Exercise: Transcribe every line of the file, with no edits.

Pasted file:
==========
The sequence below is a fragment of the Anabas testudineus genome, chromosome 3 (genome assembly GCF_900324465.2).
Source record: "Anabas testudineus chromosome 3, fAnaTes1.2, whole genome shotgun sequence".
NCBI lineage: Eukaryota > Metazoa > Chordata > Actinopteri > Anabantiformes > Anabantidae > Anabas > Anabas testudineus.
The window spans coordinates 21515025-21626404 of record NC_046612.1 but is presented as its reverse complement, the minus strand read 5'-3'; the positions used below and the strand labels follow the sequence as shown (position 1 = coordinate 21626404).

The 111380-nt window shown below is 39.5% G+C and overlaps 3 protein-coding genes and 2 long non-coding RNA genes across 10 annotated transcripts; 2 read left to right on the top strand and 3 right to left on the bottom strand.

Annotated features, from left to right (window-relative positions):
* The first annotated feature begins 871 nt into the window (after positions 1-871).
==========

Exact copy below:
The sequence below is a fragment of the Anabas testudineus genome, chromosome 3 (genome assembly GCF_900324465.2).
Source record: "Anabas testudineus chromosome 3, fAnaTes1.2, whole genome shotgun sequence".
NCBI lineage: Eukaryota > Metazoa > Chordata > Actinopteri > Anabantiformes > Anabantidae > Anabas > Anabas testudineus.
The window spans coordinates 21515025-21626404 of record NC_046612.1 but is presented as its reverse complement, the minus strand read 5'-3'; the positions used below and the strand labels follow the sequence as shown (position 1 = coordinate 21626404).

The 111380-nt window shown below is 39.5% G+C and overlaps 3 protein-coding genes and 2 long non-coding RNA genes across 10 annotated transcripts; 2 read left to right on the top strand and 3 right to left on the bottom strand.

Annotated features, from left to right (window-relative positions):
* The first annotated feature begins 871 nt into the window (after positions 1-871).